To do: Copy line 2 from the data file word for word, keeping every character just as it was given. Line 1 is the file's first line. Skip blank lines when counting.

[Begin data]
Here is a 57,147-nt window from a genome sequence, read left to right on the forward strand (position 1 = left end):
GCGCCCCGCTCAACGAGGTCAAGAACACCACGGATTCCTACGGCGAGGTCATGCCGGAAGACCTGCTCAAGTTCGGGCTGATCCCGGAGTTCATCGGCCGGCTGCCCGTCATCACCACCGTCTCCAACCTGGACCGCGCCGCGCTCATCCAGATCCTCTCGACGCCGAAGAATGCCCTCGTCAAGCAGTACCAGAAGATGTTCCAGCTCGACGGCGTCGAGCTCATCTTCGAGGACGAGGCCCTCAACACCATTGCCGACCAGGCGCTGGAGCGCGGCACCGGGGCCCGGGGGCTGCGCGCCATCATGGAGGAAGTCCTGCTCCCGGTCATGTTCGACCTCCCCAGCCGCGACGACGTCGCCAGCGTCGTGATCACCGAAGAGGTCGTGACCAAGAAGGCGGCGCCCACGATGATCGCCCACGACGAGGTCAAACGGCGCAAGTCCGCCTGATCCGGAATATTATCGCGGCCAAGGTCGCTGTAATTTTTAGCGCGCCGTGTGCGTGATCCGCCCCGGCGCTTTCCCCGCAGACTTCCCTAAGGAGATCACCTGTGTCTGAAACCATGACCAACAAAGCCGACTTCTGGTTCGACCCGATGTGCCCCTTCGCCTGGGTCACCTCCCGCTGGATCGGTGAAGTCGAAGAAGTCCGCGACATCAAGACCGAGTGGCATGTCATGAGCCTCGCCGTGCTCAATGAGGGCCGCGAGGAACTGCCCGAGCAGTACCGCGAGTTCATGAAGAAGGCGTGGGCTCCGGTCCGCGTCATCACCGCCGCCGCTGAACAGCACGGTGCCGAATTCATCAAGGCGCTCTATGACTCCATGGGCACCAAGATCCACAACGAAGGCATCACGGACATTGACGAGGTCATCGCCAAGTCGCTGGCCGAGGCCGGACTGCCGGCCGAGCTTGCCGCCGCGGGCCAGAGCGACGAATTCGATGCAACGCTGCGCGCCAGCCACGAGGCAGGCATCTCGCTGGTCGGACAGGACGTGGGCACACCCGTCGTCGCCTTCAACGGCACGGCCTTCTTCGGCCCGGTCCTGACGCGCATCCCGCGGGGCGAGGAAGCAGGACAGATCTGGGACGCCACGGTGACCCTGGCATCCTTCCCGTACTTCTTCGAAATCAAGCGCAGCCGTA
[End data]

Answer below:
GCGCCCCGCTCAACGAGGTCAAGAACACCACGGATTCCTACGGCGAGGTCATGCCGGAAGACCTGCTCAAGTTCGGGCTGATCCCGGAGTTCATCGGCCGGCTGCCCGTCATCACCACCGTCTCCAACCTGGACCGCGCCGCGCTCATCCAGATCCTCTCGACGCCGAAGAATGCCCTCGTCAAGCAGTACCAGAAGATGTTCCAGCTCGACGGCGTCGAGCTCATCTTCGAGGACGAGGCCCTCAACACCATTGCCGACCAGGCGCTGGAGCGCGGCACCGGGGCCCGGGGGCTGCGCGCCATCATGGAGGAAGTCCTGCTCCCGGTCATGTTCGACCTCCCCAGCCGCGACGACGTCGCCAGCGTCGTGATCACCGAAGAGGTCGTGACCAAGAAGGCGGCGCCCACGATGATCGCCCACGACGAGGTCAAACGGCGCAAGTCCGCCTGATCCGGAATATTATCGCGGCCAAGGTCGCTGTAATTTTTAGCGCGCCGTGTGCGTGATCCGCCCCGGCGCTTTCCCCGCAGACTTCCCTAAGGAGATCACCTGTGTCTGAAACCATGACCAACAAAGCCGACTTCTGGTTCGACCCGATGTGCCCCTTCGCCTGGGTCACCTCCCGCTGGATCGGTGAAGTCGAAGAAGTCCGCGACATCAAGACCGAGTGGCATGTCATGAGCCTCGCCGTGCTCAATGAGGGCCGCGAGGAACTGCCCGAGCAGTACCGCGAGTTCATGAAGAAGGCGTGGGCTCCGGTCCGCGTCATCACCGCCGCCGCTGAACAGCACGGTGCCGAATTCATCAAGGCGCTCTATGACTCCATGGGCACCAAGATCCACAACGAAGGCATCACGGACATTGACGAGGTCATCGCCAAGTCGCTGGCCGAGGCCGGACTGCCGGCCGAGCTTGCCGCCGCGGGCCAGAGCGACGAATTCGATGCAACGCTGCGCGCCAGCCACGAGGCAGGCATCTCGCTGGTCGGACAGGACGTGGGCACACCCGTCGTCGCCTTCAACGGCACGGCCTTCTTCGGCCCGGTCCTGACGCGCATCCCGCGGGGCGAGGAAGCAGGACAGATCTGGGACGCCACGGTGACCCTGGCATCCTTCCCGTACTTCTTCGAAATCAAGCGCAGCCGTA